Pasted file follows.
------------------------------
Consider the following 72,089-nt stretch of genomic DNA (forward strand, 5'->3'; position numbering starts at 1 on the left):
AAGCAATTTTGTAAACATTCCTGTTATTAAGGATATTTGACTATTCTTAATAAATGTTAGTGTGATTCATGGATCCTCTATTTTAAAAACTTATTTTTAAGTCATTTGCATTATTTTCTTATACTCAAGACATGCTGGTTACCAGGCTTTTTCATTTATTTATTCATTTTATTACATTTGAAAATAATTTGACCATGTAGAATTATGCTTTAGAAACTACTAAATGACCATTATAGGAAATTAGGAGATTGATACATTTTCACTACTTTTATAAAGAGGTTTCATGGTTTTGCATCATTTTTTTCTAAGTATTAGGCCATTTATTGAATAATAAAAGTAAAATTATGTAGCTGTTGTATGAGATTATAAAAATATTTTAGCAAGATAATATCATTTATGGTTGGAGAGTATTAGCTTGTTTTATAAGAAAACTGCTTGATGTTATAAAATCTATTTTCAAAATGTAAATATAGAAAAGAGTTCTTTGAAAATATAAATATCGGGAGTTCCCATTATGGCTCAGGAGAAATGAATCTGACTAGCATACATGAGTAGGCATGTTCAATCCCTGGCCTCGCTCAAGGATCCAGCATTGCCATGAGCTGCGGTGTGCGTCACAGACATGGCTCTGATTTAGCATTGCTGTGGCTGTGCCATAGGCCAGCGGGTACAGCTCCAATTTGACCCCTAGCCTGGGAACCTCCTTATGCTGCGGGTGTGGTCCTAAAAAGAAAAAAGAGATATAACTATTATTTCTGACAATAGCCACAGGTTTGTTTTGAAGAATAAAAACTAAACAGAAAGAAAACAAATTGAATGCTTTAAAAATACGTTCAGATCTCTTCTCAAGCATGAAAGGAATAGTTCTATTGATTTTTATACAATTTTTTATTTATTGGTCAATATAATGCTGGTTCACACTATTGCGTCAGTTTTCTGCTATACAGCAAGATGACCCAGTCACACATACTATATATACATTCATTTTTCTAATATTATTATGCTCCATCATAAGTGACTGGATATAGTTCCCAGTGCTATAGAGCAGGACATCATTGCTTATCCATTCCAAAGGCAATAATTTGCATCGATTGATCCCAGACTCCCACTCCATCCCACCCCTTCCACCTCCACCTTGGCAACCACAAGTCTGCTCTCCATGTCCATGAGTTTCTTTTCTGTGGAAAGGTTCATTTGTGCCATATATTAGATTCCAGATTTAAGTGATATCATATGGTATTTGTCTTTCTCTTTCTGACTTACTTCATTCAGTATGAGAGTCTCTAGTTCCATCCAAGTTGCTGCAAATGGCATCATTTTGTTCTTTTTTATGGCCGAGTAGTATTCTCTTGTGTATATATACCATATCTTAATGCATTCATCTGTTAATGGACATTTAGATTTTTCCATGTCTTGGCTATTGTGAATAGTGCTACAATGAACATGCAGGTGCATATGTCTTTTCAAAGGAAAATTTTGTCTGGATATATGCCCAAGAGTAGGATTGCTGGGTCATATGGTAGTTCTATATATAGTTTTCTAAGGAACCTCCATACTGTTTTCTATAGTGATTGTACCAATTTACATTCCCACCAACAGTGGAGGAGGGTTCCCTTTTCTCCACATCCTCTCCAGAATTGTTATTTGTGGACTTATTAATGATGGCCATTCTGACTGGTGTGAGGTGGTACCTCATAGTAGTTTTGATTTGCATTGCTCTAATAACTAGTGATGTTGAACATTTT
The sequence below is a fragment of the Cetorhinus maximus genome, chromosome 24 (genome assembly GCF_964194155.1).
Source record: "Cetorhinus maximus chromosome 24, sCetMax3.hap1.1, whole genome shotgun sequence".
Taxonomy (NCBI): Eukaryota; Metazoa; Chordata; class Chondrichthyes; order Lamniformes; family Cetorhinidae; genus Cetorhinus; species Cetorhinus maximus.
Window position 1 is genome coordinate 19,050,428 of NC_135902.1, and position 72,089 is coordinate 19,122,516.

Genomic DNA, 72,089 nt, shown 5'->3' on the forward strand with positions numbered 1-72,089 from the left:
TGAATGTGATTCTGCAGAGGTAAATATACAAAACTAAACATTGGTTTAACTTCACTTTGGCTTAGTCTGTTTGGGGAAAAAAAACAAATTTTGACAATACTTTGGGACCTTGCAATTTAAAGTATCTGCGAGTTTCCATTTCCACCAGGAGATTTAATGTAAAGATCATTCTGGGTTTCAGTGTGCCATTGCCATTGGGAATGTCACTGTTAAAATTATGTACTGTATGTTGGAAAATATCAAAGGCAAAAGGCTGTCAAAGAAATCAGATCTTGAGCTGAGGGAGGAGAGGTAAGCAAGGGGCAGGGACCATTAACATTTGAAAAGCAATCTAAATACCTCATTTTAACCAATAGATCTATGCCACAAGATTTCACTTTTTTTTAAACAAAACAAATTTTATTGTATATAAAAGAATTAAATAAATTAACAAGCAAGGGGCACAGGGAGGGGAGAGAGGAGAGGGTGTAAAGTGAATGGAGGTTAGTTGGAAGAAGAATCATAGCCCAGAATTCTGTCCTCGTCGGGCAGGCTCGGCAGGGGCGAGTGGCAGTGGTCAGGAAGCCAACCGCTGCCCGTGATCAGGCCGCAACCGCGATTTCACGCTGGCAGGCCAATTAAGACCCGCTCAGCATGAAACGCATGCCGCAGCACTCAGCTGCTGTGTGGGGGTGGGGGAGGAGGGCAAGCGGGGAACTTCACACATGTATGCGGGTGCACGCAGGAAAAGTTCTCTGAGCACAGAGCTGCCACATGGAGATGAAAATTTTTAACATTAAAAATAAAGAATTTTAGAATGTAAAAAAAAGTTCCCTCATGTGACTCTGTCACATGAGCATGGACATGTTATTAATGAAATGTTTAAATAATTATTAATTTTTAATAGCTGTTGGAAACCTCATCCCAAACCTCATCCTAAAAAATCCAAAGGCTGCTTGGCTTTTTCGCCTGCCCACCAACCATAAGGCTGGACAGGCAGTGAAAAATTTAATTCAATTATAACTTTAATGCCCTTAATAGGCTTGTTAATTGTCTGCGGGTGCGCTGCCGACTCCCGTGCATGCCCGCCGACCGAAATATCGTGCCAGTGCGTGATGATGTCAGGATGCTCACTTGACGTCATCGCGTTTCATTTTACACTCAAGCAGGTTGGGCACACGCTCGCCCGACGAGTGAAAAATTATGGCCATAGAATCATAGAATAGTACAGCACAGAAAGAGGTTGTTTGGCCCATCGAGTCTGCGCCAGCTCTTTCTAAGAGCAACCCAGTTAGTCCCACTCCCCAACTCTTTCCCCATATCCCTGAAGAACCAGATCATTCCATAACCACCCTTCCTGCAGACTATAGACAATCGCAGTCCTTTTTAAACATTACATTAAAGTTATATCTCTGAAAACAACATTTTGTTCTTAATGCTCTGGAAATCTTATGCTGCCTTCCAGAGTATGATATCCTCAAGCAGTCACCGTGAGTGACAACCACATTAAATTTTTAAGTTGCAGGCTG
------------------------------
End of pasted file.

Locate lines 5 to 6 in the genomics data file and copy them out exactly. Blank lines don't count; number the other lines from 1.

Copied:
Taxonomy (NCBI): Eukaryota; Metazoa; Chordata; class Chondrichthyes; order Lamniformes; family Cetorhinidae; genus Cetorhinus; species Cetorhinus maximus.
Window position 1 is genome coordinate 19,050,428 of NC_135902.1, and position 72,089 is coordinate 19,122,516.